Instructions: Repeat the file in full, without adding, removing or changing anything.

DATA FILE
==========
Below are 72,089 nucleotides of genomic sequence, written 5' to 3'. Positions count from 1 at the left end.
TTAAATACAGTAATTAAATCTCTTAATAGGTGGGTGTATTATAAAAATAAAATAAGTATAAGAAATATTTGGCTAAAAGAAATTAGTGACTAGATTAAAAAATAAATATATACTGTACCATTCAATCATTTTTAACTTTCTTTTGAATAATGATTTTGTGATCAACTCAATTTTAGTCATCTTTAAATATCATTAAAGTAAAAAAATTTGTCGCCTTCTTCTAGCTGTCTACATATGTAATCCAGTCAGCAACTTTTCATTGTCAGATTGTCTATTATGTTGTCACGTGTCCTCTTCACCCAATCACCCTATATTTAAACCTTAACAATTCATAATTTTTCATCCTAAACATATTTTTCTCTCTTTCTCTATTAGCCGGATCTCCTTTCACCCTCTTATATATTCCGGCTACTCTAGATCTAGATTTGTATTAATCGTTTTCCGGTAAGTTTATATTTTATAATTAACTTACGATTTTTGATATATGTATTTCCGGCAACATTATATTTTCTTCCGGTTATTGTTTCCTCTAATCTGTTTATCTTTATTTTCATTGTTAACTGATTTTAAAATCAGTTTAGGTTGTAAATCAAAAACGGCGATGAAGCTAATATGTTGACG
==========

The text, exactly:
Below are 72,089 nucleotides of genomic sequence, written 5' to 3'. Positions count from 1 at the left end.
TTAAATACAGTAATTAAATCTCTTAATAGGTGGGTGTATTATAAAAATAAAATAAGTATAAGAAATATTTGGCTAAAAGAAATTAGTGACTAGATTAAAAAATAAATATATACTGTACCATTCAATCATTTTTAACTTTCTTTTGAATAATGATTTTGTGATCAACTCAATTTTAGTCATCTTTAAATATCATTAAAGTAAAAAAATTTGTCGCCTTCTTCTAGCTGTCTACATATGTAATCCAGTCAGCAACTTTTCATTGTCAGATTGTCTATTATGTTGTCACGTGTCCTCTTCACCCAATCACCCTATATTTAAACCTTAACAATTCATAATTTTTCATCCTAAACATATTTTTCTCTCTTTCTCTATTAGCCGGATCTCCTTTCACCCTCTTATATATTCCGGCTACTCTAGATCTAGATTTGTATTAATCGTTTTCCGGTAAGTTTATATTTTATAATTAACTTACGATTTTTGATATATGTATTTCCGGCAACATTATATTTTCTTCCGGTTATTGTTTCCTCTAATCTGTTTATCTTTATTTTCATTGTTAACTGATTTTAAAATCAGTTTAGGTTGTAAATCAAAAACGGCGATGAAGCTAATATGTTGACG